A third embodiment of the invention is a method for producing an infrared-absorbing composition comprising: blending together to form a paste: about 44 to about 93 wt % of a silver component, wherein 100 wt % of the silver component comprises about 40 to about 70 wt % of a silver powder having a tap density of 0.40 to about 4.3 g/cc and specific surface area of 0.25 to about 1.5 m2/g and about 30 to about 60 wt % of a silver flake having a tap density of 3 to about 5.8 g/cc and specific surface area from about 0.3 to about 1.4 m2/g; about 0.5 to about 5 wt % of a borosilicate glass frit comprising an oxide of a metal selected from the group consisting of lead, zinc, bismuth, and combinations thereof; about 5 to about 10 wt % of a co-ground blend of a metal powder selected from the group consisting of selenium, bismuth, and combinations thereof; and a glass frit selected from the group consisting of glass A, glass B and glass C:

wt % Glass A Glass B Glass C
PbO   50-60
Bi2O3   50-60
SiO2   20-30   20-30   20-30
ZnO   5-15   50-60   5-15
B2O3   5-15   5-15   5-15
TiO2 0.1-5 0.1-5 0.1-5
ZrO2 0.1-5 0.1-5 0.1-5
Al2O3 0.1-5 0.1-5 0.1-5
Li2O + Na2O + K2O   2-10   2-10   2-10
F 0.1-2 0.1-2 0.1-2

wherein the particle D50 of said co-ground blend is less than about 5 microns; about 1 to about 10 wt % carbon black; about 0.1 to about 5 wt % of an inorganic black pigment; and about 0.1 to about 5 wt % of a staining compound, the staining compound comprising about 30 to about 50 wt % Ag3PO4, about 30 to about 50 wt % MoO3; and about 15 to about 25 wt % FeCr2O4; about 1 to about 20 wt % of an organic medium, and about 0.5 to about 1 wt % of a surfactant; mixing together the foregoing using high shear dispersion to homogenize the paste; casting the paste; and firing the paste, wherein the composition absorbs radiation in at least a portion of the infrared spectrum.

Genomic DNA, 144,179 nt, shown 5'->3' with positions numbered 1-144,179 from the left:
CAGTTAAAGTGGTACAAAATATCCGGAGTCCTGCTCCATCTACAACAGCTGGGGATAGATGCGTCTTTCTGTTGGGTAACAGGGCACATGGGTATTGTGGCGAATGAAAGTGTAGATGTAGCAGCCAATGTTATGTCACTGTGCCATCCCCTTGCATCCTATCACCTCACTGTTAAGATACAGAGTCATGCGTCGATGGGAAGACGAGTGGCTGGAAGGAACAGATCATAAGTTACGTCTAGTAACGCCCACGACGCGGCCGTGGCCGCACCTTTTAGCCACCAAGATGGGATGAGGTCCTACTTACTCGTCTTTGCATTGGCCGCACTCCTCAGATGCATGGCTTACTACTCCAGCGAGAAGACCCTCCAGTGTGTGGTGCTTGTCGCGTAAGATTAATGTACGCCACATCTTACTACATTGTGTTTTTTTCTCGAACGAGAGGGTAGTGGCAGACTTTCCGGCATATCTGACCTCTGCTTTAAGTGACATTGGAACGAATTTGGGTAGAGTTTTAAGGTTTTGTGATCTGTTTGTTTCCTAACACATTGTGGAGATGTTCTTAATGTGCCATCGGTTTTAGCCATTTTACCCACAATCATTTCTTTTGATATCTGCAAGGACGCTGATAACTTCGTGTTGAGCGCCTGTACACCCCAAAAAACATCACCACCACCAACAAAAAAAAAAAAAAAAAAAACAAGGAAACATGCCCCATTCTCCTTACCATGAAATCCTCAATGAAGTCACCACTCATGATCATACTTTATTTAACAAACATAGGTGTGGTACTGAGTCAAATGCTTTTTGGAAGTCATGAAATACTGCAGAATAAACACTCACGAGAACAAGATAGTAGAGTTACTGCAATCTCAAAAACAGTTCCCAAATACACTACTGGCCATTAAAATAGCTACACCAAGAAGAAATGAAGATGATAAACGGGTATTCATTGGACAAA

The Ultra Low Emissivity formulations, when dispersed in an organic solvent and surfactant system, can be applied by various methods; including, but not limited to, ink-jet printing, screen printing, doctor blading, or spraying onto a glass, silicon, ceramic or ceramic glass enamel substrate such as automotive or architectural glass sheets, silicon based solar panels, glass panels for refrigerated units, and the like. In the construction industry, the composition could be applied to residential and commercial glass sheets for windows and doors. Applications in home appliances could include ceramic cook-top panels, and glass panels used in commercial refrigeration units, microwave ovens, conventional ovens, or any other functional or decorative panel used on a home appliance. The compositions can also be printed over ceramic glass enamel, which had previously been applied to the glass sheet or ceramic substrate. Prior to the high temperature firing, the applied coating can be dried by ambient air, infrared heating or conventional heating, or fired wet directly with no pre-drying. Improvements in both the process firing of silicon-based solar cells and other glass and ceramic substrates, as well as in the properties of the products produced, can thereby be realized. Each of the major constituents in the products and processes of the invention are detailed herein below.